0.01 0.0096 96 2.4 -
0.05 0.052 104.0 4.3 -
0.1 0.09 90.0 8.4 -
0.5 0.52 104.0 4.5 103.0
1.0 0.98 98.0 1.2 104.0
2.0 2.11 105.0 3.8 101.0
5.0 5.22 104.0 3.2 101.0
10.0 10.09 100.9 1.4 99.0
20.0 21.75 108.7 4.8 101.0
100.0 103.0 103.0 3.4 -

4. Discussion

The main analytic challenge for the analysis of arsenic species at trace level is related to the low
concentrations in which they are presents and the requirements for the identification of chemical
forms in which the metalloid is. Both requirements are far from being reached satisfactorily by most
of the commercial instrumental available for organic and inorganic analysis [11].
Universidad de la Frontera
Doctorado en Ciencias de Recursos Naturales

Generally, measurements precise a low quantity detection (trace), this measurements should
provide information about the forms or chemical structures in which it is present. From this point of
view, we could immediately appreciate the technical difficulties related to elemental speciation. Due
to its low sensibility, a lot of popular techniques (UV, IR) that has been extensively and successfully
used for the identification of forms and structures in an organic analysis, are not usually adequate for
elemental speciation. However, the technique proposed by Sandhu (1976) shows low detection limits
(near 0.001 ppm) and also has shown that it has a high recollection efficacy (near 100%), therefore it
is highly recommendable for arsenic (III) measurements in water, nevertheless, if the aim of the
objective is based on determining total As, another methodology should be found since there is no
reaction to this arsenic form (Sandhu, 1976). Comparing the sensibility presented by this technique
in front of other similar used for the measurement of total arsenic such as the one proposed by Sidhu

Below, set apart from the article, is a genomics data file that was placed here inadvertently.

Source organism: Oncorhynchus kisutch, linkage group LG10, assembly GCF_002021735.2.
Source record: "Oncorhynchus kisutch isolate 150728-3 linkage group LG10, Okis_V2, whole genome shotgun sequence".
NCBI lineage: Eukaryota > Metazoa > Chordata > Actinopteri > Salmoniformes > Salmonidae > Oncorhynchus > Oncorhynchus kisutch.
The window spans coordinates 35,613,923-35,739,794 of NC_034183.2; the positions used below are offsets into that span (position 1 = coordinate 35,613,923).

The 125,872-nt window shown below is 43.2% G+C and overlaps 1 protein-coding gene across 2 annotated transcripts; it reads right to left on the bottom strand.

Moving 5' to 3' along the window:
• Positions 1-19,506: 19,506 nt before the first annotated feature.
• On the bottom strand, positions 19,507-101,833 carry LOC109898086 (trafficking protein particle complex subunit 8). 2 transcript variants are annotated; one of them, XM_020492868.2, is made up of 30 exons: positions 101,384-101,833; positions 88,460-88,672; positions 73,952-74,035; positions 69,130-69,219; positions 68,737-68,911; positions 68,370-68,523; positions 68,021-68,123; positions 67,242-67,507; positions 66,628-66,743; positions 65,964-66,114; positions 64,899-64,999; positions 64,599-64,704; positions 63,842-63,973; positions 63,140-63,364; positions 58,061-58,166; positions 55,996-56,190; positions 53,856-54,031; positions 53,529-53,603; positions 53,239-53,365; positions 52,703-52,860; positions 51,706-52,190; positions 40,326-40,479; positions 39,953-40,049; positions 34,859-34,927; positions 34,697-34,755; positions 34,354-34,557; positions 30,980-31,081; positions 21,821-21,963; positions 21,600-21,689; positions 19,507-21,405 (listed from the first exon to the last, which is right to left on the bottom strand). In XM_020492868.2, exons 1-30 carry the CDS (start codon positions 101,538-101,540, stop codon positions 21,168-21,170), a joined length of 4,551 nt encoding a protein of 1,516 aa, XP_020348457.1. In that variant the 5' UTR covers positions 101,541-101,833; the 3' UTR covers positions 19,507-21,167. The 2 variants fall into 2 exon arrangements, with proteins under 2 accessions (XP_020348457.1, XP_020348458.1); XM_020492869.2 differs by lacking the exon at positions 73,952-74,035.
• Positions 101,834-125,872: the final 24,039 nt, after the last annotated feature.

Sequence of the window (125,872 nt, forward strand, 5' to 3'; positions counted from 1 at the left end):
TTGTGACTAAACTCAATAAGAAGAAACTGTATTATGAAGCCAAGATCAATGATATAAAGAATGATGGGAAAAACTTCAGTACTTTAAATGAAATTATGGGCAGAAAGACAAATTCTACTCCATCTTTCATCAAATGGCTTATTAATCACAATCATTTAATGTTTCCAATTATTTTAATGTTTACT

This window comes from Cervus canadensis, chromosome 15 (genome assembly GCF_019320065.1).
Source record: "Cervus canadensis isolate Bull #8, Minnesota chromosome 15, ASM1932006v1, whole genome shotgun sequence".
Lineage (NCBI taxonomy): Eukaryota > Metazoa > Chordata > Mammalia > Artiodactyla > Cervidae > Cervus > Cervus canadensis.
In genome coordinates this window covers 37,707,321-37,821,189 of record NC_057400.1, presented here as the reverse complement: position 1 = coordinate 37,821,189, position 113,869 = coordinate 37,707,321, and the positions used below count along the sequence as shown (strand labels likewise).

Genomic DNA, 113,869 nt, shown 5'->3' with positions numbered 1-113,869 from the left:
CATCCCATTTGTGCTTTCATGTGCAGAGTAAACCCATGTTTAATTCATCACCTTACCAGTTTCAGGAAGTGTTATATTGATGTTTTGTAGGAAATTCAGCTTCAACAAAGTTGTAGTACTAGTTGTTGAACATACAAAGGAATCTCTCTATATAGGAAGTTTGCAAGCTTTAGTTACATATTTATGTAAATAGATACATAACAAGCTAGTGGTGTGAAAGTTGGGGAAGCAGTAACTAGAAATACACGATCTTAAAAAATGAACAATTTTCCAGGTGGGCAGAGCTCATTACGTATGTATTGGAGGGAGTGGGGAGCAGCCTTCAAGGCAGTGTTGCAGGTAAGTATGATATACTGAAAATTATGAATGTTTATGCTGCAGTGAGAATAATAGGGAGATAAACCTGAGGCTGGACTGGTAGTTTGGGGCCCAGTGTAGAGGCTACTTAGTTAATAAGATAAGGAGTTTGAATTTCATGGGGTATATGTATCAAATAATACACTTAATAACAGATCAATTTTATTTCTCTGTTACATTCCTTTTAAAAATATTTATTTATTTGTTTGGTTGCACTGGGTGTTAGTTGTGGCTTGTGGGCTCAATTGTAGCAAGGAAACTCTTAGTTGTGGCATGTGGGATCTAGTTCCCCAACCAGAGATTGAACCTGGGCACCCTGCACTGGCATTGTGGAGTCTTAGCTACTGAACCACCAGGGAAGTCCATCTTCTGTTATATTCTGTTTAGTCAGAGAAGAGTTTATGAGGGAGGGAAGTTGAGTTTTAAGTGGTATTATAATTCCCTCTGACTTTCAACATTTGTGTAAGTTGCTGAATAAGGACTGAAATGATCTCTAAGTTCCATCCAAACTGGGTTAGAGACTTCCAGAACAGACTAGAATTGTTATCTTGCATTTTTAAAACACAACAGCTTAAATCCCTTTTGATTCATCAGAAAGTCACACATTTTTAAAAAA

et al. (2016) we found that it presents similar sensibility since its detection limits are near 0.01 ppm
with the particularity that the method that Sidhu includes the addition of a chelating agent (EDTA
0.01%) to hinder the reaction of another heavy metal with iodate.

In the same way, Sadhu (1976) reports that the values determined by this colorimetric method
are similar to the ones obtained by other more pricey and robust analysis such as Inductively Coupled
Plasma (ICP) (van de Wiel, 2003) and atomic absorption spectrometry (AAS).

5. Advantages and disadvantages.

Table 3. Advantages and disadvantages of the method proposed by Sandhu (1976).

Advantages Disadvantages
Could react with other contaminants present in
Quick determination
water
High sensibility Other methods give more information
High specificity High specificity
Low sample volume
Low sample preparation time
Low detection limits
Low Cost
Universidad de la Frontera
Doctorado en Ciencias de Recursos Naturales

6. Conclusions

The presented method has shown being efficient in the determination of As (III) in drinkable
water samples, as such, it is a quick, cheap reaction, with low detection limits, even lower than the
maximum values allowed by international standards of arsenic in water. Also, this technique has
shown having a recollection of the metalloid near 100% and with similar determinations to the ones
obtained through more robust models such as ICP and ASS.